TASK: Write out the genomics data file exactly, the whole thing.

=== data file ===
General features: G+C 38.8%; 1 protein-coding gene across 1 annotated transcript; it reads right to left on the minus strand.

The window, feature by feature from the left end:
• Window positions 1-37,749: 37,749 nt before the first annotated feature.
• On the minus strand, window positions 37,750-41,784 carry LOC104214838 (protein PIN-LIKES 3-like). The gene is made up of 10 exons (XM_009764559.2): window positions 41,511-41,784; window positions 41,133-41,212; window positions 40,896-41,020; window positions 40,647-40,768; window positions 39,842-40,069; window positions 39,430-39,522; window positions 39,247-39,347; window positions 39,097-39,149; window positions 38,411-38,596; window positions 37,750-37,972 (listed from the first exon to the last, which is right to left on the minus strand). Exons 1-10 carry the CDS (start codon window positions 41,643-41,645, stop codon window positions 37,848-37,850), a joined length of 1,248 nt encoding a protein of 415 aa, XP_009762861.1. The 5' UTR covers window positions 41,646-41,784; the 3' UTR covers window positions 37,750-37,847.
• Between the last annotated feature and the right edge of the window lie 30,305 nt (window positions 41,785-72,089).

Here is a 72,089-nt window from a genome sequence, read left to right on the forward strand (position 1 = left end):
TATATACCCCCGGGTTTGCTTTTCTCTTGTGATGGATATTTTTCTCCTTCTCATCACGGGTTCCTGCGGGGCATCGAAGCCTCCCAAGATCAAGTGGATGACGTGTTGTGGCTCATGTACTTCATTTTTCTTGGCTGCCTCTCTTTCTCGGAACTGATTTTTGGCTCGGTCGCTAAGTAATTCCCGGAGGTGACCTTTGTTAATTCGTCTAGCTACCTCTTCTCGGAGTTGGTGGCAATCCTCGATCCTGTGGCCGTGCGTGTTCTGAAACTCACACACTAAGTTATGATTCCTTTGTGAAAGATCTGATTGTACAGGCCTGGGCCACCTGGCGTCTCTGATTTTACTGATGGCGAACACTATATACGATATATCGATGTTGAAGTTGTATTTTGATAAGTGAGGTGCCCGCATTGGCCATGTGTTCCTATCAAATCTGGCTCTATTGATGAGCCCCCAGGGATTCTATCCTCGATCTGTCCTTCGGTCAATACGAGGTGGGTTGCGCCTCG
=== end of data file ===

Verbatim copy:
General features: G+C 38.8%; 1 protein-coding gene across 1 annotated transcript; it reads right to left on the minus strand.

The window, feature by feature from the left end:
• Window positions 1-37,749: 37,749 nt before the first annotated feature.
• On the minus strand, window positions 37,750-41,784 carry LOC104214838 (protein PIN-LIKES 3-like). The gene is made up of 10 exons (XM_009764559.2): window positions 41,511-41,784; window positions 41,133-41,212; window positions 40,896-41,020; window positions 40,647-40,768; window positions 39,842-40,069; window positions 39,430-39,522; window positions 39,247-39,347; window positions 39,097-39,149; window positions 38,411-38,596; window positions 37,750-37,972 (listed from the first exon to the last, which is right to left on the minus strand). Exons 1-10 carry the CDS (start codon window positions 41,643-41,645, stop codon window positions 37,848-37,850), a joined length of 1,248 nt encoding a protein of 415 aa, XP_009762861.1. The 5' UTR covers window positions 41,646-41,784; the 3' UTR covers window positions 37,750-37,847.
• Between the last annotated feature and the right edge of the window lie 30,305 nt (window positions 41,785-72,089).

Here is a 72,089-nt window from a genome sequence, read left to right on the forward strand (position 1 = left end):
TATATACCCCCGGGTTTGCTTTTCTCTTGTGATGGATATTTTTCTCCTTCTCATCACGGGTTCCTGCGGGGCATCGAAGCCTCCCAAGATCAAGTGGATGACGTGTTGTGGCTCATGTACTTCATTTTTCTTGGCTGCCTCTCTTTCTCGGAACTGATTTTTGGCTCGGTCGCTAAGTAATTCCCGGAGGTGACCTTTGTTAATTCGTCTAGCTACCTCTTCTCGGAGTTGGTGGCAATCCTCGATCCTGTGGCCGTGCGTGTTCTGAAACTCACACACTAAGTTATGATTCCTTTGTGAAAGATCTGATTGTACAGGCCTGGGCCACCTGGCGTCTCTGATTTTACTGATGGCGAACACTATATACGATATATCGATGTTGAAGTTGTATTTTGATAAGTGAGGTGCCCGCATTGGCCATGTGTTCCTATCAAATCTGGCTCTATTGATGAGCCCCCAGGGATTCTATCCTCGATCTGTCCTTCGGTCAATACGAGGTGGGTTGCGCCTCG